Here is an excerpt from an article written by Mark Goulston and John Ullmen for Harvard Business Review and the HBR Blog Network. To read the complete article, check out the wealth of free resources, and sign up for a subscription to HBR email alerts, please click here.
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More than ever before, people see through the self-serving tactics and techniques that others use to persuade them. They don’t like being pushed, played or nudged to comply, and they resist and resent agenda-driven influencers.
The alternative is to use real influence to inspire buy-in and commitment. To learn how the best-of-the-best do it, we conducted over 100 extensive interviews with highly respected influencers from all walks of life for our recent book.
We found that great influencers follow a pattern of four steps that we can use too. An earlier post covered Step 1: Go for great outcomes. Later we’ll cover Step 3: Engage them in “their there” and Step 4: When you’ve done enough… do more.
Here we cover Step 2: Listen past your blind spots.
To invite genuine buy-in and engagement, we need to listen with a strong personal motive to learn and understand. But we have a “blind spot” in our brains that gets in the way. What we hear is easily distorted with our own needs, biases, experiences and agenda, even when our intentions are good. We often hear what others say without understanding what they mean. We hear what it means to us, not what it means to them.
We outline four different levels of listening, and the first three fall short of what’s needed for achieve real influence.
[Here are the first two.]
Level One: Avoidance Listening = Listening Over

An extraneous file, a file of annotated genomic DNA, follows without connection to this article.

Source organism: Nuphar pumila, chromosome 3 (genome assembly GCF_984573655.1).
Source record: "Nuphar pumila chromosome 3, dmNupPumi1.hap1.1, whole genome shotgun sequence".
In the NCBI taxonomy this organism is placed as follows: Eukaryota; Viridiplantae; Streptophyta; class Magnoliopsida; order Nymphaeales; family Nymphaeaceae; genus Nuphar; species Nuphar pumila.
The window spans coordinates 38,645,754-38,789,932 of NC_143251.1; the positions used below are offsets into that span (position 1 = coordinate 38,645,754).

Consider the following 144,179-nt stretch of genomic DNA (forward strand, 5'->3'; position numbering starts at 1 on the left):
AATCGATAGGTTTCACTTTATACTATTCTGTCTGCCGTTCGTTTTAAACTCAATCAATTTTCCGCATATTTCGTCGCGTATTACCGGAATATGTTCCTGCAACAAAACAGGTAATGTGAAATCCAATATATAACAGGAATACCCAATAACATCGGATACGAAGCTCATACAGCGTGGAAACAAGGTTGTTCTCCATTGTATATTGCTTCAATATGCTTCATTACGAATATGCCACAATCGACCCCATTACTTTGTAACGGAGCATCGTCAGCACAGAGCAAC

Listeners who listen over others are the people who say, “Uh huh,” while clearly showing no interest in what the other person is saying. They look preoccupied, and they usually are. Sometimes they don’t even stop checking their e-mail or texting on their phones while they’re “listening.” Level one listening can annoy, exasperate, or even infuriate the person who’s talking.
Level Two: Defensive Listening = Listening At
This is listening with your defenses up, preparing your counterpoints while the person is talking. It’s being quick to react and slow to consider. They’re often seen as high maintenance, and over time, people avoid them because they’re exhausting. This is the kind of listening that prompted Mark Twain to say, “Most conversations are monologues in the presence of witnesses.”
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To read the complete article, please click here.
Mark Goulston, M.D., F.A.P.A. is a business psychiatrist, executive consultant, keynote speaker and co-founder of Heartfelt Leadership. John Ullmen, Ph.D. oversees MotivationRules.com and teaches at the UCLA Anderson School of Management. They are co-authors of Real Influence: Persuade Without Pushing and Gain Without Giving In (AMACOM, 2013). To check out all their HBR articles, please click here.